Cargo conversion

Cargo Conversion By Jeremy R.C. Cox May-June 1998 In the United States alone, over 360 billion dollars worth of goods are shipped via airfreight every year. This figure is going to increase exponentially well into the 21st century, as...


Cargo Conversion

By Jeremy R.C. Cox

May-June 1998

In the United States alone, over 360 billion dollars worth of goods are shipped via airfreight every year. This figure is going to increase exponentially well into the 21st century, as industry pundits have projected that the worldwide air cargo fleet is going to grow by 85 percent in the next 20 years. In fact, officials at Boeing have reportedly estimated that roughly 70 percent of the aircraft that will join the air cargo fleet in the next 20 years will be modified and converted aircraft; not new OEM-supplied cargo aircraft.

A typical modification candidate is an aircraft that has a fair amount of time in service, usually 10,000 to 12,000 hours for a business jet or 30,000 to 40,000 hours for a commercial airliner. Also, the typical candidate was originally delivered as a passenger aircraft, meaning no cargo door, no emergency control relocation, no additional escape hatches, no cargo liner, and no restraining nets, etc. So what does it take to convert an aircraft into a cargo variant? I will attempt to provide you with a brief insight into this major task.

First, to install a cargo door on a 'narrow door' passenger aircraft, an intense and comprehensive structural substantiation and analysis process must be initiated. The OEM generally designs a semi monocoque, or stressed skin, aircraft structure. This type of fuselage structure consists of an internal skeletal main frame and beam primary structure that the rest of the pressurized metal airframe is built onto and around. The most significant structural loads are fed into this primary structure, while the exterior skin and stringers, known as secondary structure, is designed to carry the remaining loads in a stressed skin design.

Obviously, it will be necessary to breach the load path design of both the primary and secondary structure to enable the installation of an effectively-sized cargo door and crew emergency escape hatch. The remaining structure, after cutting the opening for the door and crew emergency escape hatch, has to be reinforced to carry the imbalanced/ altered loads. Also, it is essential that the new load paths within the modified structure are contained to acceptable safe limits and no stress risers are allowed to develop because of an incomplete stress analysis being done at the design stage of the project. A stress riser is a location at which stressful loads are concentrated and may cause failure of the effected structure.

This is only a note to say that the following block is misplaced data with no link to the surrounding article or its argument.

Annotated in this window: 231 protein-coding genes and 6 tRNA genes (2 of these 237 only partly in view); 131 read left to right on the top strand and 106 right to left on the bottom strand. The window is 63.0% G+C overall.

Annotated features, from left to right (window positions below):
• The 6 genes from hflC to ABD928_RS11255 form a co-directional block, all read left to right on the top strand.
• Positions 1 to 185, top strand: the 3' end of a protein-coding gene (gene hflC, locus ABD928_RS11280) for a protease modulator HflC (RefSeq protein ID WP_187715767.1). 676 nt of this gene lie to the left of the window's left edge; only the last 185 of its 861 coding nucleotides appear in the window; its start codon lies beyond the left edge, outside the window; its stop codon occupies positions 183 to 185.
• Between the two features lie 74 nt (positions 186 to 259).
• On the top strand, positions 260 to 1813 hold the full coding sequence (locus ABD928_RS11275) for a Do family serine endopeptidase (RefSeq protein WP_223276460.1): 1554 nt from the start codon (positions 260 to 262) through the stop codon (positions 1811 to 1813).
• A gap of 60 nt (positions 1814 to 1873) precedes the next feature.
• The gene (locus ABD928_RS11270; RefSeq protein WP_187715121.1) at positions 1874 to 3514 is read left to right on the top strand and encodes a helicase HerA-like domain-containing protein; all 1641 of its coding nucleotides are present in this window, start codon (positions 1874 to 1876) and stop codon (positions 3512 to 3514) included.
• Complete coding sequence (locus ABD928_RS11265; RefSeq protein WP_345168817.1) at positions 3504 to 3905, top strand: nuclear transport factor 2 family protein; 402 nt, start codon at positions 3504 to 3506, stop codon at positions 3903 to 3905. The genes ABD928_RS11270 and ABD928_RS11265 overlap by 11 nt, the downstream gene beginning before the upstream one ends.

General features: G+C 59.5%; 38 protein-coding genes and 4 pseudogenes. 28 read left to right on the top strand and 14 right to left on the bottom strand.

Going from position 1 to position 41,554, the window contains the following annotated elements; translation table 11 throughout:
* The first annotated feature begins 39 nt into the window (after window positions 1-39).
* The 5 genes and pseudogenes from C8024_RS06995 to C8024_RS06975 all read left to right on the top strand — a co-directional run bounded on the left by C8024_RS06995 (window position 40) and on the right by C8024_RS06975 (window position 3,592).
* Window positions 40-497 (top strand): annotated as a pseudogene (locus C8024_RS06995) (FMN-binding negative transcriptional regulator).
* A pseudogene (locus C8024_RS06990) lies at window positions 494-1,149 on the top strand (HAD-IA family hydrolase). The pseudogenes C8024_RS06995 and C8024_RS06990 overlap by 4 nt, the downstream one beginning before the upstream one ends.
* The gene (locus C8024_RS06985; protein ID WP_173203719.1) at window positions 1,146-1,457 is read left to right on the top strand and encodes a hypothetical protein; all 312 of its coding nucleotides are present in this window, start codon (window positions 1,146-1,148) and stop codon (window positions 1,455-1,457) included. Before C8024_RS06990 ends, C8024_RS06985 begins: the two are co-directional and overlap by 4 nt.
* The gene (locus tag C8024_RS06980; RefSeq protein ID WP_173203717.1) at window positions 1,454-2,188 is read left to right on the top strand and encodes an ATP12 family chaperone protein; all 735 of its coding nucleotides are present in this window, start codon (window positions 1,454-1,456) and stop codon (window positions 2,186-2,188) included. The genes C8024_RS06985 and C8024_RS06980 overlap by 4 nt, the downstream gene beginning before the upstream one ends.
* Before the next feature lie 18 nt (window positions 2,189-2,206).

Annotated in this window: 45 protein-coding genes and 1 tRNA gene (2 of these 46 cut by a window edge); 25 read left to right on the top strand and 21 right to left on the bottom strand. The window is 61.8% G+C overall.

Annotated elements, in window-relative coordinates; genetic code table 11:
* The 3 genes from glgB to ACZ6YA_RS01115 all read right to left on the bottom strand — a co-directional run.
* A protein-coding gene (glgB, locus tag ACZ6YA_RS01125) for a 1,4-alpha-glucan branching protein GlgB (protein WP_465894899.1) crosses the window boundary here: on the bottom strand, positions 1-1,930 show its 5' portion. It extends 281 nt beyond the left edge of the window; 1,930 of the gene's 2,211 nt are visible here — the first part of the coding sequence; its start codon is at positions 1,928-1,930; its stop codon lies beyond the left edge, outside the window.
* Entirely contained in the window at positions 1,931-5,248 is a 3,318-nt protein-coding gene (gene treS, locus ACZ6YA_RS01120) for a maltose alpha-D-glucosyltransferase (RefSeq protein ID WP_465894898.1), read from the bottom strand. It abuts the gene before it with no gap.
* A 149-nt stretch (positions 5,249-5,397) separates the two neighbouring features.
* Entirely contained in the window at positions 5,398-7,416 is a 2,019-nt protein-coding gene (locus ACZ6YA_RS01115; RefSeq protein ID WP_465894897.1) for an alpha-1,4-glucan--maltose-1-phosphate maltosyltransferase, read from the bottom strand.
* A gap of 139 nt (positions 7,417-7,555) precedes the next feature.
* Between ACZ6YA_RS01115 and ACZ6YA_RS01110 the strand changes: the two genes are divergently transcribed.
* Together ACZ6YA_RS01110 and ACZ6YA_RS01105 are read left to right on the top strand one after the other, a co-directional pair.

Next, the maximum payload that can be carried without exceeding the center of gravity and weight limits must be determined. With this basic information group in hand, it will allow the engineers to perform a stress analysis of the floor structure and then provide guidance to how the under floor and floor support structure must be altered to carry these new loads. On virtually all converted aircraft, it is necessary to divide the cargo area (aircraft cabin) up into load zones that have differing weight limits. This is usually required to keep the aircraft within its C of G Range. Also, in some cases, the load bearing capacity of the floor structure varies throughout the compartment. The floor structure in a pressurized aircraft not only has to carry the load of the items that are placed upon it, but the structure has to support the variable internal air pressure loads that are imposed upon it by the pressurization system.

The cargo load zones that are determined for the aircraft will have to be placarded and will most likely be copied into the freight loadmasters load distribution paperwork. By copying this information into a loading form, a loadmaster will find it easier to calculate the load and distribute the freight safely. Some aircraft have certain devices and controls that have to be accessed in flight during normal or emergency situations. Two examples of this may be landing gear extension controls or fuel shut off valve controls. However, sometimes with freight on board, full unobstructed access to these devices and controls by a crewmember is impossible. In this instance, an alternate means of operating these devices or controls must be designed and incorporated into the cargo modification.

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